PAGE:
Jezebel: The Untold Story of the Bible’s Harlot Queen by Lesley Hazleton is a scholarly mixture of historical research, linguistic discussion/literary analysis, and imaginative speculation. Hazleton uses the original Hebrew to analyze the Biblical story of Jezebel as anti-polytheistic propaganda during a time when Israel was comprised of people who blended polytheism and Yawhism (what Hazleton calls this early form of Judaism), and fundamental Yawhists. This she contrasts with historical evidence, supplementing these sources with speculation on what a woman of Jezebel’s position and background might have experienced on a much more personal level.
Using her in-depth historical research and literary analysis, Hazleton creates a vivid image of Israel and its neighbors during the time of Jezebel and the Omride dynasty. Where history cannot go, Hazleton employs creative freedom to imagine Jezebel as she moved through her story. At times these imaginings seem to stray from the historical precedence they are rooted in, moving almost into the spiritual. The same rings true for Hazleton’s personal accounts of visiting and/or searching for the physical locations mentioned in the Biblical texts. One chapter includes Hazleton’s search for the birth place of the prophet Elijah, a venture which is cut short when her car is attacked outside a tiny, abandoned village by a pack of wild dogs. Considering the mythological death of Jezebel, Hazleton’s vivid description of the dogs’ frantic attack on her vehicle and their pursuit to the edge of their territory is almost hair-raisingly chilling.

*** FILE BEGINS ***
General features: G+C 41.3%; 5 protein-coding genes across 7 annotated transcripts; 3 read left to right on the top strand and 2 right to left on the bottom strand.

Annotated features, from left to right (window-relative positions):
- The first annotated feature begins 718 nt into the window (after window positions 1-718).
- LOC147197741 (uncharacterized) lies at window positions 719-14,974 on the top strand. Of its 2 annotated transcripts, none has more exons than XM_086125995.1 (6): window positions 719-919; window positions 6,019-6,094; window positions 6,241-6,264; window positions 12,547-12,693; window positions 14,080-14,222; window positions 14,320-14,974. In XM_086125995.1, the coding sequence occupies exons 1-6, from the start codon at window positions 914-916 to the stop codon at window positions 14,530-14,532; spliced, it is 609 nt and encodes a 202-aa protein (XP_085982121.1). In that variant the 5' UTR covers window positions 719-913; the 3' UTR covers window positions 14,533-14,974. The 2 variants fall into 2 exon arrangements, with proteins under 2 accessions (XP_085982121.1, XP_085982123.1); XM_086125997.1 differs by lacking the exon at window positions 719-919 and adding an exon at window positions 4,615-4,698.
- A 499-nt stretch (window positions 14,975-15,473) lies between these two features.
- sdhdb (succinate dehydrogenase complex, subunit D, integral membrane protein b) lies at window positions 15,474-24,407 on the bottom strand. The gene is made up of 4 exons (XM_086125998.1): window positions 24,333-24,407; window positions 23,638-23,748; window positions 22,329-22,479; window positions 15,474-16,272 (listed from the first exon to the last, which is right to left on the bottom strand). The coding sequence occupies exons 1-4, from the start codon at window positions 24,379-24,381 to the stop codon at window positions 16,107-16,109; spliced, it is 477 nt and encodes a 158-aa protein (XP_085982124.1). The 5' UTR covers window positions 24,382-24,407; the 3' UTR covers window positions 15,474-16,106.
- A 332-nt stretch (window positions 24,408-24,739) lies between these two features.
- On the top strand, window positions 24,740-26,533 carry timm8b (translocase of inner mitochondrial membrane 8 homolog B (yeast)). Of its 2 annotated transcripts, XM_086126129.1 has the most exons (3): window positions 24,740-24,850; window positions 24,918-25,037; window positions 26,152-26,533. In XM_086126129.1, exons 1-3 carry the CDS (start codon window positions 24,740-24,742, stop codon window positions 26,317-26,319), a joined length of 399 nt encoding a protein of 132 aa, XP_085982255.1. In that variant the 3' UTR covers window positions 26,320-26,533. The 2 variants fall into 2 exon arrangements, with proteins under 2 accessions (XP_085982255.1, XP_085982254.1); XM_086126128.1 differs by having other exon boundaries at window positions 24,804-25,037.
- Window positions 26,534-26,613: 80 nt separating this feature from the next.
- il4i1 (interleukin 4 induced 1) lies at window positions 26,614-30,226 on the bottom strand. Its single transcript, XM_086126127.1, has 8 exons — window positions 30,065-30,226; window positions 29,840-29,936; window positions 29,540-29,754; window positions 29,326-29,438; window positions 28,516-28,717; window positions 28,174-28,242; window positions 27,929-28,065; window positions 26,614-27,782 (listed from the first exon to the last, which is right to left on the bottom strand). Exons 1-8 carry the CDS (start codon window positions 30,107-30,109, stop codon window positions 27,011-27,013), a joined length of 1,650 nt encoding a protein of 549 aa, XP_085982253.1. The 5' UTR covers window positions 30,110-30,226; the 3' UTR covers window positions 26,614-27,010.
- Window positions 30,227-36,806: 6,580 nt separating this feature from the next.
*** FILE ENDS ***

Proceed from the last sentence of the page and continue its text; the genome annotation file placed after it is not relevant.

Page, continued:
Despite all of its research and analysis (both of which are thorough and very strong) Hazleton’s work in Jezebel is clearly colored by emotion. As such it is sometimes easy to see where, in her own attempt to deconstruct the propaganda of the Kings writers, her own writing begins to take on the feeling of the very propaganda she seeks to undermine. This doesn’t, however, diminish the value of her historical research or her attention to Hebrew linguistics in order to peel away the layers of meaning in the Biblical account. While Hazleton recounts her travels through the holy lands of the Abrahamic traditions, drawing parallels between the fundamentalism that brought down Jezebel and the fundamentalism that threatens many corners of the world today, it is easy to understand the sorrow and even rage that color Hazleton’s language.
Ultimately Jezebel is a fascinating and enlightening read for anyone with even a passing interest in history. Drawing on a variety of sources and shedding light on both the past and the present, it offers greater understanding into one of the stories that has helped to shape three major world religions and goes even further to shed light on biases in the scholarly communities which study such stories. All of this should be, I would argue, of interest to modern day pagans and neo-pagans whose practices and beliefs are inspired if not based on historical practices and beliefs. Even more, the story of Jezebel herself, especially as related in this book, is a poignant and powerful one, well worth the consideration of modern pagan practitioners.
[Tahni J. Nikitins is a graduate of the University of Oregon with her BA in Comparative Literature and Creative Writing. Her work has been published in the devotional Lilith: Queen of the Desert, upcoming Bibliotheca Alexandrina anthologies Garland of the Goddess and The Dark Ones: Tales and Poems of the Shadow Gods, and Unconventional Love, a short story collection by Good Mourning Publishing. Every week she shares poetry and readings at https://tahnijnikitins.wordpress.com/.%5D